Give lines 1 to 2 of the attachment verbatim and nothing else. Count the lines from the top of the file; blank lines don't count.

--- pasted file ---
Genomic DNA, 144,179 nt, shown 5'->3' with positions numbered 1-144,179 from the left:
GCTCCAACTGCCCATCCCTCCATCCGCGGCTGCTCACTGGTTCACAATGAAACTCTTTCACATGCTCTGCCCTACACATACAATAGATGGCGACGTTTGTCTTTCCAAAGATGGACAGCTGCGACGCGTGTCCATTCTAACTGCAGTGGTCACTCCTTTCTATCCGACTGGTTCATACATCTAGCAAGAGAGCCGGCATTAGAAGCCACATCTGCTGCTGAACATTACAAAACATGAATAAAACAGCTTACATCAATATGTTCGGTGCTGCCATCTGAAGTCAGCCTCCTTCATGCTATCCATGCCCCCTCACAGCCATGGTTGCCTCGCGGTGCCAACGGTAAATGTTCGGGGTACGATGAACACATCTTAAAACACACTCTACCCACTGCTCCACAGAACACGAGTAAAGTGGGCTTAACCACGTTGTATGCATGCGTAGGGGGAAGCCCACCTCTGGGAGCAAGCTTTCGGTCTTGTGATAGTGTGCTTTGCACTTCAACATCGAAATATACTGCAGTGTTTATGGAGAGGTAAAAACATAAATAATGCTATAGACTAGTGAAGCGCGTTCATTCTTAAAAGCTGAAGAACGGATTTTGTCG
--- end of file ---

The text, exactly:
Genomic DNA, 144,179 nt, shown 5'->3' with positions numbered 1-144,179 from the left:
GCTCCAACTGCCCATCCCTCCATCCGCGGCTGCTCACTGGTTCACAATGAAACTCTTTCACATGCTCTGCCCTACACATACAATAGATGGCGACGTTTGTCTTTCCAAAGATGGACAGCTGCGACGCGTGTCCATTCTAACTGCAGTGGTCACTCCTTTCTATCCGACTGGTTCATACATCTAGCAAGAGAGCCGGCATTAGAAGCCACATCTGCTGCTGAACATTACAAAACATGAATAAAACAGCTTACATCAATATGTTCGGTGCTGCCATCTGAAGTCAGCCTCCTTCATGCTATCCATGCCCCCTCACAGCCATGGTTGCCTCGCGGTGCCAACGGTAAATGTTCGGGGTACGATGAACACATCTTAAAACACACTCTACCCACTGCTCCACAGAACACGAGTAAAGTGGGCTTAACCACGTTGTATGCATGCGTAGGGGGAAGCCCACCTCTGGGAGCAAGCTTTCGGTCTTGTGATAGTGTGCTTTGCACTTCAACATCGAAATATACTGCAGTGTTTATGGAGAGGTAAAAACATAAATAATGCTATAGACTAGTGAAGCGCGTTCATTCTTAAAAGCTGAAGAACGGATTTTGTCG